Saturday, March 14, 2009
Review of Encyclopedia of Gender and Society
My review of Encyclopedia of Gender and Society. Edited by Jodi O’Brien. (Washington DC: Sage, 2009).
Published in ARBAonline, March 2009.
Alpha males, Buffy the Vampire Slayer, “Personal is Political,” quilting, and Sojourner Truth. These topics and more are covered in the Encyclopedia of Gender and Society. This comprehensive two-volume encyclopedia covers the major theories, research, and issues in contemporary gender studies, providing comparative analysis of the experiences of men and women around the world. Editor Jodi O’Brien, Chair of the Department of Anthropology and Sociology at Seattle University, assembled 300 international experts in the field to write more than 500 entries.
Offering current scholarship in contemporary gender studies ranging from individual to global issues, the encyclopedia demonstrates how gender shapes our lives, cultural beliefs, and social and economic organization. Rather than covering all gender topics, the encyclopedia provides a lens on recognized areas of social research. Well-trodden issues, like Barbie, body politics, and patriarchy, and relatively new aspects of globalization, like microlending and maquiladoras, receive cutting-edge theoretical treatment.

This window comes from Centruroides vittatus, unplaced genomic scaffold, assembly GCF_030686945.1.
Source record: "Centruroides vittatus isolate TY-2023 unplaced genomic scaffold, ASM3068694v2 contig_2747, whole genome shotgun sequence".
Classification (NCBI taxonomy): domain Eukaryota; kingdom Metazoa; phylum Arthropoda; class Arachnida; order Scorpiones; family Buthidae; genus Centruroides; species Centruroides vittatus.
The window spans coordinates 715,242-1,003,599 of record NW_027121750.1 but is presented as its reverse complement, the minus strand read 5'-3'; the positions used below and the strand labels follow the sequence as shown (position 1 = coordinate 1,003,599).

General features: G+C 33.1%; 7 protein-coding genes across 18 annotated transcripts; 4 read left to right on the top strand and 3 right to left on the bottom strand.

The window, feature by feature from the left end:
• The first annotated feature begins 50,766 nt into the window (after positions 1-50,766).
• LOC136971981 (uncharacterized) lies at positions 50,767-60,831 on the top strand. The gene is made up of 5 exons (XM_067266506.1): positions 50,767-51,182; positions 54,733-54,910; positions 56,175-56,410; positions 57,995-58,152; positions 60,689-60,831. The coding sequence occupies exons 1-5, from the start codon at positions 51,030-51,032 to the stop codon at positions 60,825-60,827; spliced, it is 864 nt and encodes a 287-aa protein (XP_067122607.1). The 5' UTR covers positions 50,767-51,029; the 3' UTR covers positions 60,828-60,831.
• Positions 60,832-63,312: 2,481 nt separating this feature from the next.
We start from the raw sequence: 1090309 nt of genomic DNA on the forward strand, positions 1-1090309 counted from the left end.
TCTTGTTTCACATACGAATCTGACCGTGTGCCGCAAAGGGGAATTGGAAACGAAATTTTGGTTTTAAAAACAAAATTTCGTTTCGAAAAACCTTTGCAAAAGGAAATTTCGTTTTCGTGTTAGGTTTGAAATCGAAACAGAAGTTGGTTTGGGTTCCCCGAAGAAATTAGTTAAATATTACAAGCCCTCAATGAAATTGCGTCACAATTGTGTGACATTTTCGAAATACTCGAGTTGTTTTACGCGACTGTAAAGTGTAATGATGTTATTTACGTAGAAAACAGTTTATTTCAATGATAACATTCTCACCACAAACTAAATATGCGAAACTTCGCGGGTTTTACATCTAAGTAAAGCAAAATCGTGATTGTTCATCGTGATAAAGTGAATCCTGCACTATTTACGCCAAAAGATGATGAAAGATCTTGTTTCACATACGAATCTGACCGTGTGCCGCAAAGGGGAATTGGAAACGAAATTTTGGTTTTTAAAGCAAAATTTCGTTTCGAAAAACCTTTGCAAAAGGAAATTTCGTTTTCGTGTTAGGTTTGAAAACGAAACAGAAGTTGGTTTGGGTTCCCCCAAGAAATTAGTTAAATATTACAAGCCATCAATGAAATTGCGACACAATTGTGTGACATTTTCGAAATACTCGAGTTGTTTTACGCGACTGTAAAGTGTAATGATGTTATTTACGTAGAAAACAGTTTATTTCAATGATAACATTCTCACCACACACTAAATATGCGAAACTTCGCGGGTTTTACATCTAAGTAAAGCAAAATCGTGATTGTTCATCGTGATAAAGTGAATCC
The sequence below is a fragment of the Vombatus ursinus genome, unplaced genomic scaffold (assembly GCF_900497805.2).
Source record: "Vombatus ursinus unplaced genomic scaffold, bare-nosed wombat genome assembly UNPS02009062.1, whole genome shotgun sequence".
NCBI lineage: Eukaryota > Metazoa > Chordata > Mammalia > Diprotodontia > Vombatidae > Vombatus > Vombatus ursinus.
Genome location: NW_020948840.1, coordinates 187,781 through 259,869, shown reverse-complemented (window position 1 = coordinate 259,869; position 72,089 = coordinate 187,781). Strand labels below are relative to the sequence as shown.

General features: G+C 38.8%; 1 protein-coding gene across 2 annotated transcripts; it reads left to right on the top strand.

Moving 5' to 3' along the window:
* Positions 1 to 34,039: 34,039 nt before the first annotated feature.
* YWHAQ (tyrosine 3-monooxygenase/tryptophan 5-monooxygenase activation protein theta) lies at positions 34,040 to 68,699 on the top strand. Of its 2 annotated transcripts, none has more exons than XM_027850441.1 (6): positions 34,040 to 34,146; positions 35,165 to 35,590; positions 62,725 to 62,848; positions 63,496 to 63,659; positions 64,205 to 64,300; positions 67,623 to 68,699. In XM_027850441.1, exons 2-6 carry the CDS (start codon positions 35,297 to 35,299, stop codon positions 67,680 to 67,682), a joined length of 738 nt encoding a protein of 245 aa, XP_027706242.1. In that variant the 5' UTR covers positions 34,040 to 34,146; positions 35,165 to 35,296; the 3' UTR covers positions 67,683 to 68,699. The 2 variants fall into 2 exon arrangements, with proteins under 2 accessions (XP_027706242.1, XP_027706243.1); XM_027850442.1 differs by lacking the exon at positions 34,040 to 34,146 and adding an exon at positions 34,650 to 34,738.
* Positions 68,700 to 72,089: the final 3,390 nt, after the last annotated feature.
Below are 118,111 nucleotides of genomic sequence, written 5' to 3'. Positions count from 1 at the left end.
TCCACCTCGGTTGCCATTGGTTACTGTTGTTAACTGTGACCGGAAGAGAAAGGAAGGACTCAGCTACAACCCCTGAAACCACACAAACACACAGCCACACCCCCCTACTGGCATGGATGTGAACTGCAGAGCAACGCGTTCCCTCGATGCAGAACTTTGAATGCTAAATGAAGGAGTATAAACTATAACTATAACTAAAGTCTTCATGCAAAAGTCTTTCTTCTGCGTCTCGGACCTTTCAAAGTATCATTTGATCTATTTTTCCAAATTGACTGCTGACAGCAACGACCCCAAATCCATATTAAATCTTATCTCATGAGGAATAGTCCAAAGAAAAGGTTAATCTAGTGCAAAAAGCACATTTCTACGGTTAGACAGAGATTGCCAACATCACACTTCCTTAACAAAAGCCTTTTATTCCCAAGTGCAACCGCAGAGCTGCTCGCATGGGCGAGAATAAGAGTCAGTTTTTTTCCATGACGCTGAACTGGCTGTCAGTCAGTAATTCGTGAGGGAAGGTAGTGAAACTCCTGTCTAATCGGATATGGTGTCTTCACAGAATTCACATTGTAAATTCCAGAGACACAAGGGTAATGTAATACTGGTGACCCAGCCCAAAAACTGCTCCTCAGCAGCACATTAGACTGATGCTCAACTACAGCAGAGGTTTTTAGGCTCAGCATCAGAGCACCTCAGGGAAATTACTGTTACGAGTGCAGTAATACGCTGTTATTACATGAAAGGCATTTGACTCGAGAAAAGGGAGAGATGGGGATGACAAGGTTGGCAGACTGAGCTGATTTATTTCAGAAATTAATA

Topics include crime and criminal justice; economics, international development and human rights; religion; and science and technology. Entries range from about 600 to 2000 words, with related entries, further readings, and websites noted. Entries are listed alphabetically and by theme, and an index completes both volumes. Several longer framing essays provide an overview of contemporary research. Addressing complex gender topics, the Encyclopedia of Gender and Society is a cohesive, usable reference source for both public and academic libraries, well worth its high price.